“Il tè non ha l’arroganza del vino, né la supponenza del caffè e neppure la leziosa innocenza del cacao.”
Okakura Kakuzō, Il libro del tè
“I have a friend who’s an artist and has sometimes taken a view which I don’t agree with very well. He’ll hold up a flower and say “look how beautiful it is,” and I’ll agree. Then he says “I as an artist can see how beautiful this is but you as a scientist take this all apart and it becomes a dull thing,” and I think that he’s kind of nutty. First of all, the beauty that he sees is available to other people and to me too, I believe. Although I may not be quite as refined aesthetically as he is … I can appreciate the beauty of a flower. At the same time, I see much more about the flower than he sees. I could imagine the cells in there, the complicated actions inside, which also have a beauty. I mean it’s not just beauty at this dimension…
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La prima tazza dona sollievo alla gola, la seconda tazza allontana la solitudine.La terza tazza pulisce lo stomaco, lasciando solo la conoscenza.La quarta tazza fa uscire le preoccupazioni, dissipando i problemi.La quinta tazza rilassa il corpo, la sesta tazza nutre la mente.La settima tazza rende una persona ristorata.
Lu Tong (Tang Dynasty), “The Song of Seven Cups of Tea”
Lontano, nei dimenticati spazi non segnati sulle carte geografiche del limite estremo e poco à la page della Spirale Ovest della Galassia, c’è un piccolo e insignificante sole giallo.
A orbitare intorno a esso alla distanza di circa centoquarantanove milioni di chilometri c’è un piccolo, trascurabilissimo pianeta verdazzurro le cui forme di vita, discendenti dalle scimmie, sono così incredibilmente primitive da credere ancora che gli orologi digitali siano una brillante invenzione.
Under certain circumstances there are few hours in life more agreeable than the hour dedicated to the ceremony known as afternoon tea. There are circumstances in which, whether you partake of the tea or not – some people of course never do, – the situation is in itself delightful. Those that I have in mind in beginning to unfold this simple history offered an admirable setting to an innocent pastime. The implements of the little feast had been disposed upon the lawn of an old English country-house, in what I should call the perfect middle of a splendid summer afternoon. Part of the afternoon had waned, but much of it was left, and what was left was of the finest and rarest quality. Real dusk would not arrive for many hours; but the flood of summer light had begun to ebb, the air had grown mellow, the shadows were long upon the smooth, dense turf. They lengthened slowly, however, and the scene expressed that sense of leisure still to come which is perhaps the chief source of one’s enjoyment of such a scene at such an hour. From five o’clock to eight is on certain occasions a little eternity; but on such an occasion as this the interval could be only an eternity of pleasure. The persons concerned in it were taking their pleasure quietly, and they were not of the sex which is supposed to furnish the regular votaries of the ceremony I have mentioned. The shadows on the perfect lawn were straight and angular; they were the shadows of an old man sitting in a deep wicker-chair near the low table on which the tea had been served, and of two younger men strolling to and fro, in desultory talk, in front of him. The old man had his cup in his hand; it was an unusually large cup, of a different pattern from the rest of the set and painted in brilliant colours. He disposed of its contents with much circumspection, holding it for a long time close to his chin, with his face turned to the house.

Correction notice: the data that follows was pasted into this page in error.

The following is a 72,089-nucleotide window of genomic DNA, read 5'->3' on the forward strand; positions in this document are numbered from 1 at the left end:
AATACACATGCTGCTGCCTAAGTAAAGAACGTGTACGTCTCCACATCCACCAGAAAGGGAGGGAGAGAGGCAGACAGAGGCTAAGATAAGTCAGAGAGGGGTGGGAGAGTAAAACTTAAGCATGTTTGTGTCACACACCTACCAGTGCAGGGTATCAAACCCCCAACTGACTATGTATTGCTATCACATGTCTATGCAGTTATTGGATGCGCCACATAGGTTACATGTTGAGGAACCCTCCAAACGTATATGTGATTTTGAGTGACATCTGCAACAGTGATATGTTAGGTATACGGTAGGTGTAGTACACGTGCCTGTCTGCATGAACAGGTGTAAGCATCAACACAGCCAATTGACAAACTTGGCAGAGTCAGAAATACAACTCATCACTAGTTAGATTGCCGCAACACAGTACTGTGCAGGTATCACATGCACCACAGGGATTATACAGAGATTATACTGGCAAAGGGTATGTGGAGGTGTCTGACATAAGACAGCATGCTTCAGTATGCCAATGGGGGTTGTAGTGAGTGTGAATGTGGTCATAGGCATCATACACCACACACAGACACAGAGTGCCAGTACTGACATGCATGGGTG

— How’s your tea?
— Well, it’s rather hot.
— That’s intended to be a merit.
Ralph Touchett and his father
from The Portrait of a Lady by Henry James
Sorgente: Defying Gravity: THEIST